Syrians in Dayr al-Zawr town denounce presence of SDF militants
Protesters in Syria’s eastern province of Dayr al-Zawr have denounced the presence of the so-called Syrian Democratic Forces (SDF), a US-backed alliance of mainly Kurdish militants operating against Damascus.
Syria’s official news agency SANA reported on Monday that residents in the town of Gharanij on the eastern countryside of the province censured incidents of kidnapping, murder, arbitrary arrest, confiscation of property and theft of oil and other natural resources by the militants.
The angry crowd called for the expulsion of the SDF militants from their hometown.
A similar protest was held in the village of Abu Hamam last week. In the neighboring province of Hasakah, Syrians expressed the same grievance on June 5.
Meanwhile, for the second consecutive day, workers in Hasakah staged a walkout in protest against a regional electricity company’s policies.
They held the SDF responsible for a weak power transmission and distribution infrastructure.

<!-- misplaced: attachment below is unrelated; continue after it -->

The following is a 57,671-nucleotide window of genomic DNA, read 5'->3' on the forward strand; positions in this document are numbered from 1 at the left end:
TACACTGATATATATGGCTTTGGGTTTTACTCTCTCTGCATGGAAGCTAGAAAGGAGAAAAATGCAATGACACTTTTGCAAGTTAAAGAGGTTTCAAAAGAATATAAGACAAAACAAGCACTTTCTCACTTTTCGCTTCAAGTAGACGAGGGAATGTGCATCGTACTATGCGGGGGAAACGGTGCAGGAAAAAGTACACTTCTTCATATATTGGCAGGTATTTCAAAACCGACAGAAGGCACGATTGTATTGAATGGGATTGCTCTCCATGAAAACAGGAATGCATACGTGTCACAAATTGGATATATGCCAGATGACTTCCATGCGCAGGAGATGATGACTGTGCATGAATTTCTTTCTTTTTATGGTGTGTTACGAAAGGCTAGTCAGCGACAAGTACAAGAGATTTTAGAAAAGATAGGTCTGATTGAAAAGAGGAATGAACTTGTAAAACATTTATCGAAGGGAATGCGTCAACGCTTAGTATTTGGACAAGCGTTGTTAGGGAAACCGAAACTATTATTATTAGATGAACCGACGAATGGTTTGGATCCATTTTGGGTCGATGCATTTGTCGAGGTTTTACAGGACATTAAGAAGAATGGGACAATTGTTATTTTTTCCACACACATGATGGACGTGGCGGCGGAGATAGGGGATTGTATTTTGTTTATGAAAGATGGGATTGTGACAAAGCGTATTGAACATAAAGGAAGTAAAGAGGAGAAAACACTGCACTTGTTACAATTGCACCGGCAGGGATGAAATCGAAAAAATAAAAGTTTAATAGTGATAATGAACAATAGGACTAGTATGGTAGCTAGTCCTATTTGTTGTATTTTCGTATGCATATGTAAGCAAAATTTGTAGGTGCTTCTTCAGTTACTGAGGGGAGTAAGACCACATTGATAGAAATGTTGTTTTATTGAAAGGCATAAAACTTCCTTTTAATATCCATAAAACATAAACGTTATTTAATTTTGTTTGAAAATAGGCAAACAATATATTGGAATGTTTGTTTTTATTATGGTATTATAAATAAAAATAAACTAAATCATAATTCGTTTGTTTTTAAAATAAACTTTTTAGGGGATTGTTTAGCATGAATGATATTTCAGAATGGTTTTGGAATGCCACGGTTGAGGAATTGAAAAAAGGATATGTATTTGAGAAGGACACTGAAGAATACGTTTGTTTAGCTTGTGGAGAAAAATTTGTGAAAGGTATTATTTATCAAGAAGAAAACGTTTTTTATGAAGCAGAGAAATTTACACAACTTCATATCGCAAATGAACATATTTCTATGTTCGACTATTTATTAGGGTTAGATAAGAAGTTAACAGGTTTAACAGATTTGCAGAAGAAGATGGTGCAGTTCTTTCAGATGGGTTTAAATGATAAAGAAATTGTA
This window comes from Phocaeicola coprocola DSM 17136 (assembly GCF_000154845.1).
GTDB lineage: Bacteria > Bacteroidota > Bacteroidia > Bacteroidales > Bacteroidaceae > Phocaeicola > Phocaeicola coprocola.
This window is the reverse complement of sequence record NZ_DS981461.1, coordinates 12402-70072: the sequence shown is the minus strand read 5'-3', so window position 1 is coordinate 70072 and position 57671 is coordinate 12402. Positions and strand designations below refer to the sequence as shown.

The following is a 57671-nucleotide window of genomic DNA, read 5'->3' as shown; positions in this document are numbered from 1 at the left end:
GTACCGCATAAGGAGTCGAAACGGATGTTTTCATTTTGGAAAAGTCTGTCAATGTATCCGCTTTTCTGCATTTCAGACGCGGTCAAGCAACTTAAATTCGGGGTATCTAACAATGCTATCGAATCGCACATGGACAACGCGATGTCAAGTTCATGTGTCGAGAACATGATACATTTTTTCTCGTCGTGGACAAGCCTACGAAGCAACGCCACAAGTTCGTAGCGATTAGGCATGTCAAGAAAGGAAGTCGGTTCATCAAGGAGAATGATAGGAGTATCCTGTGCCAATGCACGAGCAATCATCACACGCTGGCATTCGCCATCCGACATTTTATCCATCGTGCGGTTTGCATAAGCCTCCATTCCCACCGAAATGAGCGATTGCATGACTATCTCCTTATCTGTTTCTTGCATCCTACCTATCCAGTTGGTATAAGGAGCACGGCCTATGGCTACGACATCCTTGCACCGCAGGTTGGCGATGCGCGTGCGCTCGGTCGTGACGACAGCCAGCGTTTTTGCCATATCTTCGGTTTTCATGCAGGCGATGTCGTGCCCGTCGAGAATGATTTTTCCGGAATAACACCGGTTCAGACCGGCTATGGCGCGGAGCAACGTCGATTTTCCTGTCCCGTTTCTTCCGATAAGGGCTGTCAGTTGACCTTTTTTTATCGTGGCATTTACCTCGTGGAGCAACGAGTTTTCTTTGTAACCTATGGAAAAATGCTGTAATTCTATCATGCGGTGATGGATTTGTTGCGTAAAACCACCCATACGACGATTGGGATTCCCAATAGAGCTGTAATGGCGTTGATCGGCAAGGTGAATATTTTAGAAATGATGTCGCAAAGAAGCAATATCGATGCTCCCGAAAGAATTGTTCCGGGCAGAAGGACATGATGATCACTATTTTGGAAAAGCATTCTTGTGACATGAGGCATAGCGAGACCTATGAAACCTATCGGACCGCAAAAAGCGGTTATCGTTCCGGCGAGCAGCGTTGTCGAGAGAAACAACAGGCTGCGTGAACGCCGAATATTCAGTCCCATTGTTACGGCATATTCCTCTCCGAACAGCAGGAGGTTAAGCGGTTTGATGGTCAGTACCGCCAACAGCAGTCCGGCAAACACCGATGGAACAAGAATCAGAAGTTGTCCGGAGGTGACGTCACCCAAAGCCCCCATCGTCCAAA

The US-sponsored group has deployed a large number of militants in the area to curb the strike action by the workers.
The security situation is reportedly deteriorating in the areas controlled by the SDF in Hasakah and Dayr al-Zawr due to arrests of civilians by the US-sponsored militants.
Locals argue that constant raids by the SDF have created a state of frustration and instability, severely affecting their livelihood.
The United States has long been providing the SDF with arms and militants, calling them a key partner in the purported fight against the Daesh Takfiri terrorist group.
Many observers, however, see the support in the context of Washington’s plans to carve out a foothold in Syria.
Such support has also angered Turkey, which views militants of the People's Protection Units (YPG), the backbone of the SDF, as a terrorist organization tied to the homegrown Kurdistan Workers' Party (PKK).
The PKK has been engaged in a destructive war inside Turkey for decades.